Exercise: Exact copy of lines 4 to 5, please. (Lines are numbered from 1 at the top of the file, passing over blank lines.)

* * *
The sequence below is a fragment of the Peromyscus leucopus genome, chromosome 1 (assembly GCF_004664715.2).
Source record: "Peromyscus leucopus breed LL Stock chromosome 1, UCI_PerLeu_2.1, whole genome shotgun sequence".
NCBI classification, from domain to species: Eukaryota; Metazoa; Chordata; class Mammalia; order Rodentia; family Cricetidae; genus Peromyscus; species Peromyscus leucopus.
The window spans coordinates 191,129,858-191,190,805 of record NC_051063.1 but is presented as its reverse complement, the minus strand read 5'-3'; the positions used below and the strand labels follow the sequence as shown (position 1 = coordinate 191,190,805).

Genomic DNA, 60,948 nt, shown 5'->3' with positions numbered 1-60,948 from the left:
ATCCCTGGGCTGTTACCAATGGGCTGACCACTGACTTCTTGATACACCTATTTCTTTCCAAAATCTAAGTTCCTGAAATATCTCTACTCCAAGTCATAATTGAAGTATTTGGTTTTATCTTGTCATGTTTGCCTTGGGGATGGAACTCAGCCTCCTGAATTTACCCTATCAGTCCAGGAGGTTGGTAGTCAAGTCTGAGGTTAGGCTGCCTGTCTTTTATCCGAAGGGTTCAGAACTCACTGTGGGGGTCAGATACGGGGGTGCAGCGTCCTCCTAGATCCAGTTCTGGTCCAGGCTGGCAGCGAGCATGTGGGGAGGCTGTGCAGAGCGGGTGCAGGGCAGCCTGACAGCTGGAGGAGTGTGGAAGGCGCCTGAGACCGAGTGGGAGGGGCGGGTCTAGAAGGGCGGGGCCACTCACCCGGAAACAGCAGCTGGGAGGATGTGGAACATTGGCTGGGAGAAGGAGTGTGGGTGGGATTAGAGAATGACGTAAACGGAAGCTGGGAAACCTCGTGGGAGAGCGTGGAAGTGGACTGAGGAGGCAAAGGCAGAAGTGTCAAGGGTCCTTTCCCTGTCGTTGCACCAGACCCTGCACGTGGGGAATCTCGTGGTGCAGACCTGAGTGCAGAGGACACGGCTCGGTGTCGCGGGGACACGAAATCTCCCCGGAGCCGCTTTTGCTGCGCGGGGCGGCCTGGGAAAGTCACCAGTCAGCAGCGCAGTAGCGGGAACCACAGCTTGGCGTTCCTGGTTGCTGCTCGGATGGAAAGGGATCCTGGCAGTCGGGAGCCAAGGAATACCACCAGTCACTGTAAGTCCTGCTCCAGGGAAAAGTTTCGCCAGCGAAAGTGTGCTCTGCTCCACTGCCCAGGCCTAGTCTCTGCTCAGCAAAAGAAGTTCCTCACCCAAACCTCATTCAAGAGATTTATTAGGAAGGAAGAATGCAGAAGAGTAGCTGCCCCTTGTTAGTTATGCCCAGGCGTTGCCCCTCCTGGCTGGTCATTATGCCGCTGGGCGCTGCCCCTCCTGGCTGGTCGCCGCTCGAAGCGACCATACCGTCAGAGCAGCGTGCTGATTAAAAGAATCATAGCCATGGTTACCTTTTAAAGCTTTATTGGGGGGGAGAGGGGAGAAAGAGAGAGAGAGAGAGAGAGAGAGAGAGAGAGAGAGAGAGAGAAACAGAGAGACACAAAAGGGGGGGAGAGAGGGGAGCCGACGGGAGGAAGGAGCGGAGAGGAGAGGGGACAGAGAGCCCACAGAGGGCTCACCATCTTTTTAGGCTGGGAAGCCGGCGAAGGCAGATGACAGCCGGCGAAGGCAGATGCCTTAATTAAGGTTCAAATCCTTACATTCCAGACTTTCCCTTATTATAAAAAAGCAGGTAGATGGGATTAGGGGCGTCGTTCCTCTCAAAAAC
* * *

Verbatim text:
The window spans coordinates 191,129,858-191,190,805 of record NC_051063.1 but is presented as its reverse complement, the minus strand read 5'-3'; the positions used below and the strand labels follow the sequence as shown (position 1 = coordinate 191,190,805).

Genomic DNA, 60,948 nt, shown 5'->3' with positions numbered 1-60,948 from the left: